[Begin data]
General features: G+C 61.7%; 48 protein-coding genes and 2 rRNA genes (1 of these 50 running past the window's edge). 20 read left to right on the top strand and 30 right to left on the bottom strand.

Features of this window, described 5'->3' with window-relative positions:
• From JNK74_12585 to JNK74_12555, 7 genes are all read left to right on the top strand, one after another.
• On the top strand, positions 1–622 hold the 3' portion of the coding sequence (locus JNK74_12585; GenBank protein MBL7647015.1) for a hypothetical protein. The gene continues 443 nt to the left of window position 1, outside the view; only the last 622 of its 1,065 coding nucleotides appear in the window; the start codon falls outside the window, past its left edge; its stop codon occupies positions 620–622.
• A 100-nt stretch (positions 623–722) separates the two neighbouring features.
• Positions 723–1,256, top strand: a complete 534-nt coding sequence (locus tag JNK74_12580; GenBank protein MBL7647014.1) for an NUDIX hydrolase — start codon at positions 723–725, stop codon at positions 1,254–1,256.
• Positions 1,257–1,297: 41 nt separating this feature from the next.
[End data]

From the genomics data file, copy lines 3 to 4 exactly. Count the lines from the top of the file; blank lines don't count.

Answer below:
• From JNK74_12585 to JNK74_12555, 7 genes are all read left to right on the top strand, one after another.
• On the top strand, positions 1–622 hold the 3' portion of the coding sequence (locus JNK74_12585; GenBank protein MBL7647015.1) for a hypothetical protein. The gene continues 443 nt to the left of window position 1, outside the view; only the last 622 of its 1,065 coding nucleotides appear in the window; the start codon falls outside the window, past its left edge; its stop codon occupies positions 620–622.